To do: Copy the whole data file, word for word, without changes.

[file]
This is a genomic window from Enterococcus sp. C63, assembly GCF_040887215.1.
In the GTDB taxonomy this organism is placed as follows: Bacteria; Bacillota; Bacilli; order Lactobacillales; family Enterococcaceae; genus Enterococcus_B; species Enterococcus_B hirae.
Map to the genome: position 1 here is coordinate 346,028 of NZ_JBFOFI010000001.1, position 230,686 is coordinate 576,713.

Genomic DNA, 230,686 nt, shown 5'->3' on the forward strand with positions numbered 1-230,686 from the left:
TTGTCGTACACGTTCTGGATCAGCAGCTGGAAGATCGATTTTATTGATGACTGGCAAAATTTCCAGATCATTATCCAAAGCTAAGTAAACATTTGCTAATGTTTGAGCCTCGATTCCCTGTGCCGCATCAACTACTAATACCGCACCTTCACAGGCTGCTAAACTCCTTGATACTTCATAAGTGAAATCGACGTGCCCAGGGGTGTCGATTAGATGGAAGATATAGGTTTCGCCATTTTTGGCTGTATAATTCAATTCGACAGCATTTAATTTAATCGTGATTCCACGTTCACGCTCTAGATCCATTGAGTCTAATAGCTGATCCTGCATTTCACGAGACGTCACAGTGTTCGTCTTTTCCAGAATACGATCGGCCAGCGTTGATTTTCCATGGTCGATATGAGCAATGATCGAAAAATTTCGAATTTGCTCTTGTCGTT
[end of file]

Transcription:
This is a genomic window from Enterococcus sp. C63, assembly GCF_040887215.1.
In the GTDB taxonomy this organism is placed as follows: Bacteria; Bacillota; Bacilli; order Lactobacillales; family Enterococcaceae; genus Enterococcus_B; species Enterococcus_B hirae.
Map to the genome: position 1 here is coordinate 346,028 of NZ_JBFOFI010000001.1, position 230,686 is coordinate 576,713.

Genomic DNA, 230,686 nt, shown 5'->3' on the forward strand with positions numbered 1-230,686 from the left:
TTGTCGTACACGTTCTGGATCAGCAGCTGGAAGATCGATTTTATTGATGACTGGCAAAATTTCCAGATCATTATCCAAAGCTAAGTAAACATTTGCTAATGTTTGAGCCTCGATTCCCTGTGCCGCATCAACTACTAATACCGCACCTTCACAGGCTGCTAAACTCCTTGATACTTCATAAGTGAAATCGACGTGCCCAGGGGTGTCGATTAGATGGAAGATATAGGTTTCGCCATTTTTGGCTGTATAATTCAATTCGACAGCATTTAATTTAATCGTGATTCCACGTTCACGCTCTAGATCCATTGAGTCTAATAGCTGATCCTGCATTTCACGAGACGTCACAGTGTTCGTCTTTTCCAGAATACGATCGGCCAGCGTTGATTTTCCATGGTCGATATGAGCAATGATCGAAAAATTTCGAATTTGCTCTTGTCGTT